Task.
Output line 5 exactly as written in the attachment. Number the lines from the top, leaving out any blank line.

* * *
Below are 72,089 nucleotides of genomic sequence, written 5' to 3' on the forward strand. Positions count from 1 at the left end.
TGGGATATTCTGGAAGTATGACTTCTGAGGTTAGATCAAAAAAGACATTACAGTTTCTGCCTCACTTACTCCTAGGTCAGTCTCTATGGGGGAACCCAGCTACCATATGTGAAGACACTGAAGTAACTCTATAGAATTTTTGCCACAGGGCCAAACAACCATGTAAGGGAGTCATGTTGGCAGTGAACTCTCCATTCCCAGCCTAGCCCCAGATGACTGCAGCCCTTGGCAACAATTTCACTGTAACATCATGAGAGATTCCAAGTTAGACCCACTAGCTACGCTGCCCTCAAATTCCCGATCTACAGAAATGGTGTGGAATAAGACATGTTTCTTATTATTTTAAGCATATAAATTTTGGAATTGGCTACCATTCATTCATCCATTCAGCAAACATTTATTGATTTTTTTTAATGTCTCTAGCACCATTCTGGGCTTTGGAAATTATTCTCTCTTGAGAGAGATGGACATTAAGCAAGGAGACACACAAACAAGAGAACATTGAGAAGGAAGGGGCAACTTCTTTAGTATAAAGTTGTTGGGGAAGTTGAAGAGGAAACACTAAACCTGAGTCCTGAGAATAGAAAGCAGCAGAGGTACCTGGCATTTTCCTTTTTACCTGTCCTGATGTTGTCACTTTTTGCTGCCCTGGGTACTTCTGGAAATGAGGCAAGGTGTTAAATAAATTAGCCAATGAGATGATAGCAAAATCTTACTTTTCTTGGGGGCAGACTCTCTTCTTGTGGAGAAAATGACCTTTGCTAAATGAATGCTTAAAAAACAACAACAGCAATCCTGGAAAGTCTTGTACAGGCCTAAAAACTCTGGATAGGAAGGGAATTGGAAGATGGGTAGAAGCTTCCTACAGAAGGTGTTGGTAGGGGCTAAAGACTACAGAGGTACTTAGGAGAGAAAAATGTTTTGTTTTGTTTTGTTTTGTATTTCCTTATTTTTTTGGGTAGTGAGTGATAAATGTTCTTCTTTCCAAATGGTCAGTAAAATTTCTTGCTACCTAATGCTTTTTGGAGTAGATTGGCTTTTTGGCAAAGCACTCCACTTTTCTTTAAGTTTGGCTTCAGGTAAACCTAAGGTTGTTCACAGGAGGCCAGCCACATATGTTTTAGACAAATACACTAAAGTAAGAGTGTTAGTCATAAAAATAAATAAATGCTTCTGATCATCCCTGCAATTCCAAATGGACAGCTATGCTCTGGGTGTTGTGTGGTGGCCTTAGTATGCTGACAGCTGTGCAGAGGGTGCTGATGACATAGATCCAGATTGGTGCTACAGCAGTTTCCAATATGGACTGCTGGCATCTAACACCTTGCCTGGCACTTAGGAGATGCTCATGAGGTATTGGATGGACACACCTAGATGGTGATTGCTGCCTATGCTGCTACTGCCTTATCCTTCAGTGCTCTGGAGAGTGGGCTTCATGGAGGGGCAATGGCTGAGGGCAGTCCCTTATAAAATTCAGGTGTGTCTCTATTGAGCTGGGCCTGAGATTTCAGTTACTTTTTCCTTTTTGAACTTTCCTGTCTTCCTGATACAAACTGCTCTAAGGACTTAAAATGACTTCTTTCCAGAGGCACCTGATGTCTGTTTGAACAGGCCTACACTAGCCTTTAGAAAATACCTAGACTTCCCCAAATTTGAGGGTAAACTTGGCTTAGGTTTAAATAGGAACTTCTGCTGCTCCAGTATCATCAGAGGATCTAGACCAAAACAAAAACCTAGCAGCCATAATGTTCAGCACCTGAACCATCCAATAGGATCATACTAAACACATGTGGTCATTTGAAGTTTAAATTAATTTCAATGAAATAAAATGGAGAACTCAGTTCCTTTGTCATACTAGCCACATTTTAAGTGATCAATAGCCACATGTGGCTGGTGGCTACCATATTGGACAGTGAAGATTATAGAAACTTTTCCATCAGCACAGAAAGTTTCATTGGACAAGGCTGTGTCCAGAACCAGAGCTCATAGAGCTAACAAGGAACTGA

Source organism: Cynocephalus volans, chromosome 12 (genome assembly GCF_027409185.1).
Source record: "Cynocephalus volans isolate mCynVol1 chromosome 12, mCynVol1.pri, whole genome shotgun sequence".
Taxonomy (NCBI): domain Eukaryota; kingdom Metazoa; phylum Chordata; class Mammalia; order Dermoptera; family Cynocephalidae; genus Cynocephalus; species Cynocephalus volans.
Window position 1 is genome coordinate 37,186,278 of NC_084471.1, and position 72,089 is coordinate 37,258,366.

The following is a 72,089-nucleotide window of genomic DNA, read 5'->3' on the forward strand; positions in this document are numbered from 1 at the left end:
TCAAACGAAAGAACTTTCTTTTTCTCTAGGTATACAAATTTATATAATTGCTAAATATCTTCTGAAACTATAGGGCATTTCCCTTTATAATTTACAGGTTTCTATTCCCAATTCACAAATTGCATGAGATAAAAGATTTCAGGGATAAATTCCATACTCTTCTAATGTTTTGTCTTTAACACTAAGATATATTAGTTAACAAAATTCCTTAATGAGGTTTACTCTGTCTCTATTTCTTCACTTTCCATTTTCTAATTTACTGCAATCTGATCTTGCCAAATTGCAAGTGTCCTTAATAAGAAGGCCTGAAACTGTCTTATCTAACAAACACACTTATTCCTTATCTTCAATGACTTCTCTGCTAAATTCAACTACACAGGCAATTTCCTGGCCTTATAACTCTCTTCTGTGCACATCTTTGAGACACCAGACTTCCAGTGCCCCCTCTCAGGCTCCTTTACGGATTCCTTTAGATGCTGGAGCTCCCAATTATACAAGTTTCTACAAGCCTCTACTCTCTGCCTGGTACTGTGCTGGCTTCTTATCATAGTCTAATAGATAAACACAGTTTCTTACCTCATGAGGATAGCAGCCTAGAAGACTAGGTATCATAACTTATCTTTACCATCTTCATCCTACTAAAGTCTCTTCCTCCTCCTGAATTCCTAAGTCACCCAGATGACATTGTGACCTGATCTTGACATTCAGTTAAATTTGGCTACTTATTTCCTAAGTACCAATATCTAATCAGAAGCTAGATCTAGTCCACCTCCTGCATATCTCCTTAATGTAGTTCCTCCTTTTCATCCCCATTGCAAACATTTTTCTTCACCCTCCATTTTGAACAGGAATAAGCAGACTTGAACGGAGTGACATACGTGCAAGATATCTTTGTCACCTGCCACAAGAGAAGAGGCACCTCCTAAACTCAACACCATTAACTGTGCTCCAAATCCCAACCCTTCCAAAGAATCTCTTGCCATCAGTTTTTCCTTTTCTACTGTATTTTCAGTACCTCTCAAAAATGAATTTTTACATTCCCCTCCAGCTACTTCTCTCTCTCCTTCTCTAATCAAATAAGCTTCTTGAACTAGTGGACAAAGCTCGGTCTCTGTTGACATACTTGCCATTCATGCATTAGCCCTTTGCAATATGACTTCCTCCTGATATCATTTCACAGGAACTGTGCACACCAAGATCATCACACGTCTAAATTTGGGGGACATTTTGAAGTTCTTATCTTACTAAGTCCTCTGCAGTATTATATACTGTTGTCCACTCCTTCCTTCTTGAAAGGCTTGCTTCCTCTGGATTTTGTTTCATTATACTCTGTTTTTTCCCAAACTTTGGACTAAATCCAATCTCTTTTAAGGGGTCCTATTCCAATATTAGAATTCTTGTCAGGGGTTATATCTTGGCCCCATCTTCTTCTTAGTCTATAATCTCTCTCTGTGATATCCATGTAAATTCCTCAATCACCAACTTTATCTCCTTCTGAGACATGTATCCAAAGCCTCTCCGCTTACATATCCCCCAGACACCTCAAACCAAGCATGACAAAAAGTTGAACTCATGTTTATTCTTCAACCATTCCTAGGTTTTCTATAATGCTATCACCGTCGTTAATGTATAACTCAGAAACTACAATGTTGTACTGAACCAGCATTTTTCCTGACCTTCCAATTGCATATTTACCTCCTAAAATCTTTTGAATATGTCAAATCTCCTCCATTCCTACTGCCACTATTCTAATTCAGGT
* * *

Taxonomy (NCBI): domain Eukaryota; kingdom Metazoa; phylum Chordata; class Mammalia; order Dermoptera; family Cynocephalidae; genus Cynocephalus; species Cynocephalus volans.